Doe

First Four

by Jonathan Frahm

23 February 2015

London-based Doe resurrects '90s punk with a compilation of their First Four EPs.
 
cover art

Doe

First Four

(Old Flame)
US: 24 Feb 2015
UK: 24 Feb 2015

With its stock placed faithfully in the 1990s garage band sounds of old, London’s Doe has already carved a cult niche for itself on the indie rock scene. Embracing homebrewed retro rock sardonicism like a well-tempered winter beverage, frontwoman Nicola, drummer and vocalist Jake, and guitarist Matt more or less serve punky ‘90s attitude on a platter. The question of their first four EPs, collectively amalgamated into the appropriately-titled First Four LP, is what sacrifices, if any, did they as a band have to make, sonically, in order to properly fill this niche; and, in the end, is their sound revolutionary, in a sense, or a mere panache catering to millennials’ nostalgic tendencies?

Right from the get-go, there’s an early Rivers Cuomo-esque love of charmingly drone vocal delivery dripping in saccharinely cynical irony courtesy of Nicola. Pair this with tinny, prepossessing instrumental production and you can tell that they are, at the very least, aiming to be a legitimate band in what has now become a relatively cranny-like space in the punk-rock industry. For the most part, there is a respect to be had in what is not only a faithful catering to the ‘90s come and gone, but a feeling of true inspiration garnered from that sound on behalf of Doe. They never feel like liars and cheaters shamelessly attempting to indulge the scene, but restful jongleurs on a quest to resurrect a style unfortunately gone by.

The most major overall problem with First Four is that it hardly qualifies as a real first full-length album for the band. Doe had already recorded all 13 of the tracks prior to their being brought into an ensemble for this release, making this, as it stands, more of a compilation disk than anything. The EPs are literally stacked one on top of the other in descending order from first to last, making the overall organization of the album rather messy. While their quiet confidence and ingenious ingenuity are perfectly admirable, and one can easily hear where they could go with a real full-length release down the road, First Four as a singular entity can be hard to stomach in one go due to the overbearing similarities between certain tracks. There’s something same-sound-y about the entire thing when you give it a one-shot go all the way through, and overtime, the band’s throwback garage punk style can start to lose its flair.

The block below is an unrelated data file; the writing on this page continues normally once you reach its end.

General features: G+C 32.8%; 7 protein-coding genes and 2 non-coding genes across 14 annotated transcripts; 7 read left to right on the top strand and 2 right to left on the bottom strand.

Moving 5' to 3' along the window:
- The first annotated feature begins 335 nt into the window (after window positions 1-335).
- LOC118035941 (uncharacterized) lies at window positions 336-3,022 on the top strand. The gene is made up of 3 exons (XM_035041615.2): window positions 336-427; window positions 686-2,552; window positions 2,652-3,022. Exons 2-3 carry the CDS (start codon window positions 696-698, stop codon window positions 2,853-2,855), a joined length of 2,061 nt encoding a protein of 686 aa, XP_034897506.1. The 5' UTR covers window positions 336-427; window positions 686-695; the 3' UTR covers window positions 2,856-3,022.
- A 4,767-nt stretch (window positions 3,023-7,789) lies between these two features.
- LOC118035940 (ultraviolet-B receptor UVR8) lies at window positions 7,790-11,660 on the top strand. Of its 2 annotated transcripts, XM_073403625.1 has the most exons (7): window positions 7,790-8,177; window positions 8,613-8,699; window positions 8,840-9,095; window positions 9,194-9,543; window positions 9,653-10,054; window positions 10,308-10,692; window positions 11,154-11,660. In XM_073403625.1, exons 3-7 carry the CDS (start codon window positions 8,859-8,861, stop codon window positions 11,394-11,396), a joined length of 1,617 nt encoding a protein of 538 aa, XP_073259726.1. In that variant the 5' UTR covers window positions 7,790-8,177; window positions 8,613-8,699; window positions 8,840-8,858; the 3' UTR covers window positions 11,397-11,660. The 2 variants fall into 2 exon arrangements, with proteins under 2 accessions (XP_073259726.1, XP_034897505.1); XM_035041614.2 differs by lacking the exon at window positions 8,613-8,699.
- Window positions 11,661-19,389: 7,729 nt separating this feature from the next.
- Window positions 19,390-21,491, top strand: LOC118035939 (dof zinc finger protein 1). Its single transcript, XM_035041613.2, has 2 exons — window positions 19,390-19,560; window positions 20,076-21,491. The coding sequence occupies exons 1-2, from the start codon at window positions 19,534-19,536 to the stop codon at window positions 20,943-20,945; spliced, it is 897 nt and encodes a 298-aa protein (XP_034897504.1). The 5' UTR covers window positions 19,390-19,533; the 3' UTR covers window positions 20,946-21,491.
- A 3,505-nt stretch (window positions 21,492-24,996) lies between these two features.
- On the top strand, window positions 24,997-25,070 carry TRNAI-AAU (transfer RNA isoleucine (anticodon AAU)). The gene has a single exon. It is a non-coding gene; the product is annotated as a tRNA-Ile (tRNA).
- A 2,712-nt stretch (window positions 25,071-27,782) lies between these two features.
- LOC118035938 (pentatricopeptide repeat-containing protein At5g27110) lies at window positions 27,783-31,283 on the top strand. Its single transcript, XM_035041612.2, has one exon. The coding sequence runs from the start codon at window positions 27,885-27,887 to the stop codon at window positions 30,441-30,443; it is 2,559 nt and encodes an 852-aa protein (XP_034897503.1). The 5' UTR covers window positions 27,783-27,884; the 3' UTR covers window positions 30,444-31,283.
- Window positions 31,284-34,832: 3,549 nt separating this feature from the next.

The songs which comprise First Four are best had in spurts. There is a certain irony in having an album comprised of straight rips of EPs being most enjoyable when being listened to as if they were still just that, but it is a certifiable truth when everything starts running together. However, Doe are a genuine punk band in a not-so-genuine modern punk scene, and for what it’s worth, the songs, individually judged, are all rather solid in their delivery. They need to be able to show the world more of what they can do in terms of dynamics to have any real staying power, but the potential is there and just waiting to be uncovered.

First Four

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